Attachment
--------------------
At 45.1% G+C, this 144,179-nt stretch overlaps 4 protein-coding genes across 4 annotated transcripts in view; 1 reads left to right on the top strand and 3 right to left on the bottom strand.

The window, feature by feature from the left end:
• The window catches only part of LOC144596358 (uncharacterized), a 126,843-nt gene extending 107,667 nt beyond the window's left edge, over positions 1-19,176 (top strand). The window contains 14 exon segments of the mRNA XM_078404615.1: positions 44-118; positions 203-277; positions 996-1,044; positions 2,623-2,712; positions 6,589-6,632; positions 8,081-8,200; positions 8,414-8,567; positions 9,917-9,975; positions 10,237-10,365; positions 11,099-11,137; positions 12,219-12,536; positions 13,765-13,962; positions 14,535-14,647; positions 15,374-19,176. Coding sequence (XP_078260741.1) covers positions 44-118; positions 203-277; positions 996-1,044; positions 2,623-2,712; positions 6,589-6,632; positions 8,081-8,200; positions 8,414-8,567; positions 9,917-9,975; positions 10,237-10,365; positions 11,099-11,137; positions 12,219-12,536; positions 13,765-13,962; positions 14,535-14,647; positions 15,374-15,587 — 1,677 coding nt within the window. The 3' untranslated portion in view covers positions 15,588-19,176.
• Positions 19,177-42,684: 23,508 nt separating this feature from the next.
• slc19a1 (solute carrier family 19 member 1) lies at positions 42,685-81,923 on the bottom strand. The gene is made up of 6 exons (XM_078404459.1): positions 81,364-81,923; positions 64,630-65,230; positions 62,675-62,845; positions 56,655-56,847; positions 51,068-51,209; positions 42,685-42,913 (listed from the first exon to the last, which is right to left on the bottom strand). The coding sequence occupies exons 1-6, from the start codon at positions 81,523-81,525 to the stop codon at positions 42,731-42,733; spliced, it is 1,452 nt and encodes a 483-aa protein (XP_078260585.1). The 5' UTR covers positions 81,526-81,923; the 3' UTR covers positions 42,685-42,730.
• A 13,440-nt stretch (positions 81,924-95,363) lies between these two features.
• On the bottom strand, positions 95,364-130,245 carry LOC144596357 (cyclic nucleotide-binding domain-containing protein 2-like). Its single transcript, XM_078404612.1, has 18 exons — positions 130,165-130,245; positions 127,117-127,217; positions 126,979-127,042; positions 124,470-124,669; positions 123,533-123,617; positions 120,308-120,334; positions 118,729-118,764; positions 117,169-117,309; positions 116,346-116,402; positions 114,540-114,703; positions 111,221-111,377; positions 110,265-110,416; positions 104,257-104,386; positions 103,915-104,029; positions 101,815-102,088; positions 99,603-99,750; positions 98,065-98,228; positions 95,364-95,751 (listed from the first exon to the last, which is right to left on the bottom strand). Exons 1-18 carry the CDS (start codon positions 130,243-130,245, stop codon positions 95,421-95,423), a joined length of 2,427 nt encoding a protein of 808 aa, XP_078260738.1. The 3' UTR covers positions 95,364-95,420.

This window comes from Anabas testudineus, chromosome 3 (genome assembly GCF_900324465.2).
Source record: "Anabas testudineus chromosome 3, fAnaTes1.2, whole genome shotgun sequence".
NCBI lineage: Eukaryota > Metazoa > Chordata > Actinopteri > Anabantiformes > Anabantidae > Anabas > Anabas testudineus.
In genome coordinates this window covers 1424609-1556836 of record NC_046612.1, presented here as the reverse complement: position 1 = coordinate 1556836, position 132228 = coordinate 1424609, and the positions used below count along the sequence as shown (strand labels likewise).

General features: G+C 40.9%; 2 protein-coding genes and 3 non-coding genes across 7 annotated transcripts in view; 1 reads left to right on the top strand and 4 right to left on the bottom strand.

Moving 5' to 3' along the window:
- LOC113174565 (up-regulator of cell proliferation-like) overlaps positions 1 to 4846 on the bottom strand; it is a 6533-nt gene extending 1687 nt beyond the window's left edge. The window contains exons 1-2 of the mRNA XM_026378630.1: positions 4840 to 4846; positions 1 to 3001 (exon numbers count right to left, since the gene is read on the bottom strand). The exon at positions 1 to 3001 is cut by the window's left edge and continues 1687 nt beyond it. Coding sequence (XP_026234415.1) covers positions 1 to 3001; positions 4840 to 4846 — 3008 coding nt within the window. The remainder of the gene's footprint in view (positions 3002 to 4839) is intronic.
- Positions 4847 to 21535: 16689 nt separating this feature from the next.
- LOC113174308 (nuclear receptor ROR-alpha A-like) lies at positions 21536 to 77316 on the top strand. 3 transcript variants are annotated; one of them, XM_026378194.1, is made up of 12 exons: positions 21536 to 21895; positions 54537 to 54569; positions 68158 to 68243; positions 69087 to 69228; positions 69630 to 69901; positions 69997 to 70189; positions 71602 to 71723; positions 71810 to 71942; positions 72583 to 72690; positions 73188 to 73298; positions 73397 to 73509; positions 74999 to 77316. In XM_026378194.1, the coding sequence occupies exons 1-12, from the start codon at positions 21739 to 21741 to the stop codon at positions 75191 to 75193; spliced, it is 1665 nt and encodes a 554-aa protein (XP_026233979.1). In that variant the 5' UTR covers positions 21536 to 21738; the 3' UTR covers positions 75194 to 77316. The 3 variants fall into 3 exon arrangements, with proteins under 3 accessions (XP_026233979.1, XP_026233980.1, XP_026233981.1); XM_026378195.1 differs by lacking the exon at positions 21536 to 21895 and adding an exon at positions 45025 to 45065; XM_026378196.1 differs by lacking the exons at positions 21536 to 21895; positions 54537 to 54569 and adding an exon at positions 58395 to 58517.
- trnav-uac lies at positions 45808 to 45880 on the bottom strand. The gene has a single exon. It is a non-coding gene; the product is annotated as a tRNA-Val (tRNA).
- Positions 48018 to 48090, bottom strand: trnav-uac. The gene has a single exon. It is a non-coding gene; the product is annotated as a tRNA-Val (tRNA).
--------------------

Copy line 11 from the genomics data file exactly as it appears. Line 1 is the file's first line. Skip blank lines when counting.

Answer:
In genome coordinates this window covers 1424609-1556836 of record NC_046612.1, presented here as the reverse complement: position 1 = coordinate 1556836, position 132228 = coordinate 1424609, and the positions used below count along the sequence as shown (strand labels likewise).